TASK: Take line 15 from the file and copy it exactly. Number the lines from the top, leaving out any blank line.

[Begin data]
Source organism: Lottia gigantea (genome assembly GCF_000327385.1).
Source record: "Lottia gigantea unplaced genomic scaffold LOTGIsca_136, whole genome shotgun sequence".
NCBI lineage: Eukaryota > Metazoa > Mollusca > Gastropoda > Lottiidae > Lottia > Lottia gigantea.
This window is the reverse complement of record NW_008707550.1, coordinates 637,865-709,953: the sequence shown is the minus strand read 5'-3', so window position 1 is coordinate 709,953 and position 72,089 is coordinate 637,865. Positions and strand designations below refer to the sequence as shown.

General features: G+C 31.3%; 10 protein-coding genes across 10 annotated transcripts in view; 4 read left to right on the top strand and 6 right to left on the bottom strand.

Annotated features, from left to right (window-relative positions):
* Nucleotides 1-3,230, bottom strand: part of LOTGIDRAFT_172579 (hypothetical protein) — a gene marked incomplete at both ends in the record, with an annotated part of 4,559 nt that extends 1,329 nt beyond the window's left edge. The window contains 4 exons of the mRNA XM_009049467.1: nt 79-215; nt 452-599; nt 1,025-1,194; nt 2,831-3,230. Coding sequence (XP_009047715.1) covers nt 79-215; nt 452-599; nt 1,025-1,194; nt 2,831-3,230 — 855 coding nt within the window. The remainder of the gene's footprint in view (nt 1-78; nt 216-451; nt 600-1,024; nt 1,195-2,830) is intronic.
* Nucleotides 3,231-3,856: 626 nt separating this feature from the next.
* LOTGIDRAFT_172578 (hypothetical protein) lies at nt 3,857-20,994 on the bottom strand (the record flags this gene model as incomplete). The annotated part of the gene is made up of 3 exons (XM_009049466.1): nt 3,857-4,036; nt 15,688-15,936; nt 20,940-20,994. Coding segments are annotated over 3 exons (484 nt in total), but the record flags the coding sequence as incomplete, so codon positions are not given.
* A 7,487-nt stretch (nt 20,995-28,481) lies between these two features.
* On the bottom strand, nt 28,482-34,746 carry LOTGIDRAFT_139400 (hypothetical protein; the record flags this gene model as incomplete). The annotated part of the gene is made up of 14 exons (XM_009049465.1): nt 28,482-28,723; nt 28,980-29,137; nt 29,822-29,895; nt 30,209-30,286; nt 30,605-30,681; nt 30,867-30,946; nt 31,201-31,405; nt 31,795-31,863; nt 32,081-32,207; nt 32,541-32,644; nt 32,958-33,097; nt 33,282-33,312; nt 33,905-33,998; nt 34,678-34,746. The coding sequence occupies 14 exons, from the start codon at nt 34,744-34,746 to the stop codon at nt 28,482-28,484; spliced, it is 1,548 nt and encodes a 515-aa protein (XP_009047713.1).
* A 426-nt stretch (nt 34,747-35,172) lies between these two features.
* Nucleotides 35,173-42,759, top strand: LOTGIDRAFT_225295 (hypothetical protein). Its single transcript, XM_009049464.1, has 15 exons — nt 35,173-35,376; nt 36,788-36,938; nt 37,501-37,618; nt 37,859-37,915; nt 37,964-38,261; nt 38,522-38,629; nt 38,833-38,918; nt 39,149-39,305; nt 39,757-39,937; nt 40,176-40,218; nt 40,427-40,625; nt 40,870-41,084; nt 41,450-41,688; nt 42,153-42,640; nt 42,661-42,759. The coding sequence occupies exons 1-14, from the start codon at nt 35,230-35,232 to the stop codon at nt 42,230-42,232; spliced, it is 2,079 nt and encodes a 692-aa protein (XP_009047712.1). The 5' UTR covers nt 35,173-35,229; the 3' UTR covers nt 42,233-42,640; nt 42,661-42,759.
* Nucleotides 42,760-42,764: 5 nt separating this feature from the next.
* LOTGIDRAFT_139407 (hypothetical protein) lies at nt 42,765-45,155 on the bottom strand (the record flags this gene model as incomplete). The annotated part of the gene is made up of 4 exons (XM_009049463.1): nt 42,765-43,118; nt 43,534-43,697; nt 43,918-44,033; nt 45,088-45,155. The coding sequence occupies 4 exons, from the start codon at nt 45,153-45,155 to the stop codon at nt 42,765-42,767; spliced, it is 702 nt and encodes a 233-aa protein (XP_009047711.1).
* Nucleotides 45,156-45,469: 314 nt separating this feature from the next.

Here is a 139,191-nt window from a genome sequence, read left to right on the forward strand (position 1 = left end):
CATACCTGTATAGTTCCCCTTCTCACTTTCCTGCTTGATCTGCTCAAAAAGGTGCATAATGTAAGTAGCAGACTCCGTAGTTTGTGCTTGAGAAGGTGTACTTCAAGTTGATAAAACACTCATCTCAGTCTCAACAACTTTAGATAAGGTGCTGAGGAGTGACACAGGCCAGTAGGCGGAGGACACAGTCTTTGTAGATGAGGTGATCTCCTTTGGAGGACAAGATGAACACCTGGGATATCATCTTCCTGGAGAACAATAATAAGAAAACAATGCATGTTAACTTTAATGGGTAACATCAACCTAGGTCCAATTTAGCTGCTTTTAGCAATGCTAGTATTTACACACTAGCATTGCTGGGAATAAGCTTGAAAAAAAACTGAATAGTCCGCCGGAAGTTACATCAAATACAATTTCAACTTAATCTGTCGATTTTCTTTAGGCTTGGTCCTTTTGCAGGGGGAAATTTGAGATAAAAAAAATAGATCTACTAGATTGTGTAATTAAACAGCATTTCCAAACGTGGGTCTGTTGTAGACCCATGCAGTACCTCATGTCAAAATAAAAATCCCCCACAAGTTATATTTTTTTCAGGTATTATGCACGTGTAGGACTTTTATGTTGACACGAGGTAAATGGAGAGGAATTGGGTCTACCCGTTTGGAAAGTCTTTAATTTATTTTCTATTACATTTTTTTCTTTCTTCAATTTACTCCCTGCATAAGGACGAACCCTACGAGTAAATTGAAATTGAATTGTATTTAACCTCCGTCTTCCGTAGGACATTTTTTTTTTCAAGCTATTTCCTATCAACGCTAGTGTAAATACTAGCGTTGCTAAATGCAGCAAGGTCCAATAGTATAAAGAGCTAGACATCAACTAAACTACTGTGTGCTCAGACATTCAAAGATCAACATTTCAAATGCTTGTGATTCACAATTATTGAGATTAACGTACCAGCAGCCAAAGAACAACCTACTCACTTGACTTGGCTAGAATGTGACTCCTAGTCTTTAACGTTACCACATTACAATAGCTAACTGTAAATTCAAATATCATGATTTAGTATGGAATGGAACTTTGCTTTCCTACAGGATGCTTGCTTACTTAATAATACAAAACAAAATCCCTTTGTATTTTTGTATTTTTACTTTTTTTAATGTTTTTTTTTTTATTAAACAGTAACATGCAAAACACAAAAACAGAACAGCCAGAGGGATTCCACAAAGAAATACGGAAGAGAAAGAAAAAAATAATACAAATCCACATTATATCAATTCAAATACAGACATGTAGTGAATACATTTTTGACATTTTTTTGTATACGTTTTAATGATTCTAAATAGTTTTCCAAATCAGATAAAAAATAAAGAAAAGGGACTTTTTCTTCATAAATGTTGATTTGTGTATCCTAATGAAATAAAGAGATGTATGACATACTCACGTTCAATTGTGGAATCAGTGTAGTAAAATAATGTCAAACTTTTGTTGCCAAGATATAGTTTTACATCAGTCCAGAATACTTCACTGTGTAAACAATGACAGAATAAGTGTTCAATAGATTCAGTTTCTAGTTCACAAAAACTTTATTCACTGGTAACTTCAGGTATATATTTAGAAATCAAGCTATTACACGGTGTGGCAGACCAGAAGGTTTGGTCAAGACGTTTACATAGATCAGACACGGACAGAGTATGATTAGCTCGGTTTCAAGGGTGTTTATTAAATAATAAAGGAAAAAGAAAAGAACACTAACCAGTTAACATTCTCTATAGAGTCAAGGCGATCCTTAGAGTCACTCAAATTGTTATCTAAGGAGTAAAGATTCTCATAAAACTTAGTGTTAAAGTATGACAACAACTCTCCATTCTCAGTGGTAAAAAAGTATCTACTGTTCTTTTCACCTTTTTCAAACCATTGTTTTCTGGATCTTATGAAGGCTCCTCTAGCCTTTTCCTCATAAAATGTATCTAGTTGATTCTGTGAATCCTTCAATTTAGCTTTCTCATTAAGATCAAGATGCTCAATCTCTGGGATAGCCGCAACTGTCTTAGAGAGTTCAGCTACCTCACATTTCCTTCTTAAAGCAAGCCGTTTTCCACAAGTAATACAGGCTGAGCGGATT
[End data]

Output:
* LOTGIDRAFT_139407 (hypothetical protein) lies at nt 42,765-45,155 on the bottom strand (the record flags this gene model as incomplete). The annotated part of the gene is made up of 4 exons (XM_009049463.1): nt 42,765-43,118; nt 43,534-43,697; nt 43,918-44,033; nt 45,088-45,155. The coding sequence occupies 4 exons, from the start codon at nt 45,153-45,155 to the stop codon at nt 42,765-42,767; spliced, it is 702 nt and encodes a 233-aa protein (XP_009047711.1).